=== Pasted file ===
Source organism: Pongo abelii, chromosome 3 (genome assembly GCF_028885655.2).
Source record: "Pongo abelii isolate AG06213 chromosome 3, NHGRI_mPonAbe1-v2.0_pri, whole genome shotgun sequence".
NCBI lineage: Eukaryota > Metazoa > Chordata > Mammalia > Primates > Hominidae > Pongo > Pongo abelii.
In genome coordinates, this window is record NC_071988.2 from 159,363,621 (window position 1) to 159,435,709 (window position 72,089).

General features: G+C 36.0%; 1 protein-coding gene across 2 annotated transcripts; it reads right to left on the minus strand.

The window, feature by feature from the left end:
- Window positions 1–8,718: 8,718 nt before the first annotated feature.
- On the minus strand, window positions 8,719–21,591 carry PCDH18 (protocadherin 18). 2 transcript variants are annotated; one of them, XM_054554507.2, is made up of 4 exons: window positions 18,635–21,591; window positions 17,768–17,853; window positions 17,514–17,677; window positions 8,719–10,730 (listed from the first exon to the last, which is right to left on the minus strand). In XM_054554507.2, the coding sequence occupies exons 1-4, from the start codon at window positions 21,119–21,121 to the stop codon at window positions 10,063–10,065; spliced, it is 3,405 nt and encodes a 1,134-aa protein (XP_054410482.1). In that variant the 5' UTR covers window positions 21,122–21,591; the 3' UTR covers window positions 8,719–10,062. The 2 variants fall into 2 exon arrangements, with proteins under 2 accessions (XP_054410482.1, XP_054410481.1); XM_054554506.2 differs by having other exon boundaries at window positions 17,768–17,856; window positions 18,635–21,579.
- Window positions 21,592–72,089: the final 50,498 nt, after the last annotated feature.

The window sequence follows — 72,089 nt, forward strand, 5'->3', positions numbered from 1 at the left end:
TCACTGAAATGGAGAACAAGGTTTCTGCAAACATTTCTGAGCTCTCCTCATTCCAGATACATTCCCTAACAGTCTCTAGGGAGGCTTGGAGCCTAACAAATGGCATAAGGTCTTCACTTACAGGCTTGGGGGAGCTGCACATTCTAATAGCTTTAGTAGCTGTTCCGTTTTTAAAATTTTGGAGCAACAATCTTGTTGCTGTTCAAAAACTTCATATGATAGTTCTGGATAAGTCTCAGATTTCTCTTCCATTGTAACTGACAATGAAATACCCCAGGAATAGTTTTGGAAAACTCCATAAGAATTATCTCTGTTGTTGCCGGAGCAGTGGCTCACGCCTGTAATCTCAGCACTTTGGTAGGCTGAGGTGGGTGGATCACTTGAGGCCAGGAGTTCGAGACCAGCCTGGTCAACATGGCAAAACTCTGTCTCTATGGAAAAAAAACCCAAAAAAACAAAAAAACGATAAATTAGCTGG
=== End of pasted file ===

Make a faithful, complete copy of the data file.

Source organism: Pongo abelii, chromosome 3 (genome assembly GCF_028885655.2).
Source record: "Pongo abelii isolate AG06213 chromosome 3, NHGRI_mPonAbe1-v2.0_pri, whole genome shotgun sequence".
NCBI lineage: Eukaryota > Metazoa > Chordata > Mammalia > Primates > Hominidae > Pongo > Pongo abelii.
In genome coordinates, this window is record NC_071988.2 from 159,363,621 (window position 1) to 159,435,709 (window position 72,089).

General features: G+C 36.0%; 1 protein-coding gene across 2 annotated transcripts; it reads right to left on the minus strand.

The window, feature by feature from the left end:
- Window positions 1–8,718: 8,718 nt before the first annotated feature.
- On the minus strand, window positions 8,719–21,591 carry PCDH18 (protocadherin 18). 2 transcript variants are annotated; one of them, XM_054554507.2, is made up of 4 exons: window positions 18,635–21,591; window positions 17,768–17,853; window positions 17,514–17,677; window positions 8,719–10,730 (listed from the first exon to the last, which is right to left on the minus strand). In XM_054554507.2, the coding sequence occupies exons 1-4, from the start codon at window positions 21,119–21,121 to the stop codon at window positions 10,063–10,065; spliced, it is 3,405 nt and encodes a 1,134-aa protein (XP_054410482.1). In that variant the 5' UTR covers window positions 21,122–21,591; the 3' UTR covers window positions 8,719–10,062. The 2 variants fall into 2 exon arrangements, with proteins under 2 accessions (XP_054410482.1, XP_054410481.1); XM_054554506.2 differs by having other exon boundaries at window positions 17,768–17,856; window positions 18,635–21,579.
- Window positions 21,592–72,089: the final 50,498 nt, after the last annotated feature.

The window sequence follows — 72,089 nt, forward strand, 5'->3', positions numbered from 1 at the left end:
TCACTGAAATGGAGAACAAGGTTTCTGCAAACATTTCTGAGCTCTCCTCATTCCAGATACATTCCCTAACAGTCTCTAGGGAGGCTTGGAGCCTAACAAATGGCATAAGGTCTTCACTTACAGGCTTGGGGGAGCTGCACATTCTAATAGCTTTAGTAGCTGTTCCGTTTTTAAAATTTTGGAGCAACAATCTTGTTGCTGTTCAAAAACTTCATATGATAGTTCTGGATAAGTCTCAGATTTCTCTTCCATTGTAACTGACAATGAAATACCCCAGGAATAGTTTTGGAAAACTCCATAAGAATTATCTCTGTTGTTGCCGGAGCAGTGGCTCACGCCTGTAATCTCAGCACTTTGGTAGGCTGAGGTGGGTGGATCACTTGAGGCCAGGAGTTCGAGACCAGCCTGGTCAACATGGCAAAACTCTGTCTCTATGGAAAAAAAACCCAAAAAAACAAAAAAACGATAAATTAGCTGG